The Differences Between An ATV And A UTV And Why You May Want Both

12 April 2019
 Categories: , Blog

Recreational vehicles are a fun way to splurge on something for yourself or an activity to enjoy with others. Two such popular vehicles are the ATV and the UTV. However, there are some distinct differences between these two types of vehicles. There are also some reasons why you may want to own both. 

An ATV Is Single-Passenger Only

While you could carry one extra person behind you while driving an ATV, it is definitely not recommended. They are meant to be single-passenger vehicles that you can take over any terrain, and there is nowhere on the vehicle that a second passenger can comfortably sit or hold on. That is very different from a UTV, which can sit three in the bench seat up front, and if need be, two more people can ride in the small flatbed behind the passengers and driver.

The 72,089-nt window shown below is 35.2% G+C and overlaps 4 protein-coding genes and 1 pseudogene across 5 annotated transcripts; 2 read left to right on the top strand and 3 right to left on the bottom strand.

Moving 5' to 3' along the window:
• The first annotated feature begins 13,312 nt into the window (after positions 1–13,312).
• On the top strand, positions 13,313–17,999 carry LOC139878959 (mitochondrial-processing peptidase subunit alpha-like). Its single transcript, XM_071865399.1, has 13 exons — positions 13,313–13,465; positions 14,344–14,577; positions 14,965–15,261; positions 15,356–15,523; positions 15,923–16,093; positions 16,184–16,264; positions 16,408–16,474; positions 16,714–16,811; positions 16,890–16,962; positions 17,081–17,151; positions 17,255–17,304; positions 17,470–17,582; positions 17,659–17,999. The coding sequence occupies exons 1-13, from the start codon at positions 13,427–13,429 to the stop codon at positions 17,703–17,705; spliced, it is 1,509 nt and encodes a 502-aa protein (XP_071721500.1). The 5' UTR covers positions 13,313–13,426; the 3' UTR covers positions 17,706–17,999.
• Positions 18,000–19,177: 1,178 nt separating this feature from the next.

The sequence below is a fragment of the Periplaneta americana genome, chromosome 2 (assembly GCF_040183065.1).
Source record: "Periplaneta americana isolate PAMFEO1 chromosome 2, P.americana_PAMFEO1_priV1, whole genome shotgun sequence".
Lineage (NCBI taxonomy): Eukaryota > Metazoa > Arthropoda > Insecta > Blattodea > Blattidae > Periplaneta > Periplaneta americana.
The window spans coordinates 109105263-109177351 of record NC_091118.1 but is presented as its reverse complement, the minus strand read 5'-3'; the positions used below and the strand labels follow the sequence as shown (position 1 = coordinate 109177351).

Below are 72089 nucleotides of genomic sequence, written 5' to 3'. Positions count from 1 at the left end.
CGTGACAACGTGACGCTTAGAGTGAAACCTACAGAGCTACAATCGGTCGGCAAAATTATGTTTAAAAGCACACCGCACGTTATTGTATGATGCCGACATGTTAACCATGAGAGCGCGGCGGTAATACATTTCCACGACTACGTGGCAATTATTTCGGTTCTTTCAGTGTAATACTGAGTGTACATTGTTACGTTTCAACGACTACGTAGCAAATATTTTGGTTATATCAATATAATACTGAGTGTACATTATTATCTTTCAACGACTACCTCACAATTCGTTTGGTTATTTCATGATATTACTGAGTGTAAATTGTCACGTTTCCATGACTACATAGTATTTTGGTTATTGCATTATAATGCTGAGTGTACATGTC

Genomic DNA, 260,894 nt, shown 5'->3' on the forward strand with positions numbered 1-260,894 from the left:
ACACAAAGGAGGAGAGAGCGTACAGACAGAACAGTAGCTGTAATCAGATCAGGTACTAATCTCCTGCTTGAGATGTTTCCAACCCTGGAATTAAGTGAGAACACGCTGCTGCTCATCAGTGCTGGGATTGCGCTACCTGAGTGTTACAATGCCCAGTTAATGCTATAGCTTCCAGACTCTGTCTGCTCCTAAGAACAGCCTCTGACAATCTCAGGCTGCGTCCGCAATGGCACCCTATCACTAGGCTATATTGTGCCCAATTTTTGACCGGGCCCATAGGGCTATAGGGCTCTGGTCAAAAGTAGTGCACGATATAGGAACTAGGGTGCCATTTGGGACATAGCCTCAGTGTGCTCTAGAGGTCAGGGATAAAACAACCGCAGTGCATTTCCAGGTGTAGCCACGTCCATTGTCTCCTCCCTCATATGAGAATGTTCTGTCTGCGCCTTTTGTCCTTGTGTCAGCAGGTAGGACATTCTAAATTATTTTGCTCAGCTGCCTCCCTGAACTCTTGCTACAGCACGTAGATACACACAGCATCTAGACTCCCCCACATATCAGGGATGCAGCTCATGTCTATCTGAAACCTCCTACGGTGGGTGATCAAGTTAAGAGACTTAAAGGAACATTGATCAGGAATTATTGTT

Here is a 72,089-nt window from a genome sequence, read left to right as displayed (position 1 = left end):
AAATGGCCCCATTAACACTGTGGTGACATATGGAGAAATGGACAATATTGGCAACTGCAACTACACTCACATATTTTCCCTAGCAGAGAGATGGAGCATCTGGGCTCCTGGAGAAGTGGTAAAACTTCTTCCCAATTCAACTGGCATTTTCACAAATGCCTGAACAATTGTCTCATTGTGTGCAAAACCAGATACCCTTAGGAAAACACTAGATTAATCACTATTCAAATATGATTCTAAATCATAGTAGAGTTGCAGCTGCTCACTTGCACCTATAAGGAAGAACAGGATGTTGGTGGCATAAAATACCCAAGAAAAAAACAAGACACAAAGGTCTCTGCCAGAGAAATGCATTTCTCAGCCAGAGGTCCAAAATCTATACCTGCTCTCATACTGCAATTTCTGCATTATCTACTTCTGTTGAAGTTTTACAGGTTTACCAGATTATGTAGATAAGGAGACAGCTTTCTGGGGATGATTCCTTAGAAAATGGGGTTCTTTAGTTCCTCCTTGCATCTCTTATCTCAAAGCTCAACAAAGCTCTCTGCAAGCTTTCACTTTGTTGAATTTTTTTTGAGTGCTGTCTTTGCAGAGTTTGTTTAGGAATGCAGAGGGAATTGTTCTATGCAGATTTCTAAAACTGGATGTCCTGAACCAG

An ATV Is Completely Open

An ATV is similar to a dirt bike on steroids. It is oversized and heavy duty with tons of power and massive tires to go over rock and through sand. There is nothing to protect the rider because it is completely open to the elements. A UTV, on the other hand, is like a modified jeep. It is more open than a jeep but more enclosed than an ATV. If you want, you can buy an accessory kit for the UTV that encloses it fully, allowing you to drive the UTV in all weather without getting wet or freezing from the cold. 

An ATV Needs a Separate Trailer to Haul Anything

An UTV has its own flatbed hauling space behind the cab. Most people use this space for hauling coolers, hunting supplies, fishing supplies, etc. If you only have an ATV, you will need an additional trailer to haul anything. If you want to haul more than what the flatbed of the UTV can haul, you could buy a trailer for that as well, but most people find that the UTV's flatbed space is more than sufficient. 

Why You May Want One of Each

Both vehicles can go anywhere you want to go regardless of roads. However, the UTV is street-legal in almost every state, meaning that you can drive it on city roads, take it grocery shopping, and use it as a second "car" if your usual vehicle is in the shop. The UTV and the ATV can both act as towing vehicles for each other if one of them breaks down or gets stuck in mud or swampland. If you're already looking into Polaris ATV sales, you may want to shop around for a UTV as well.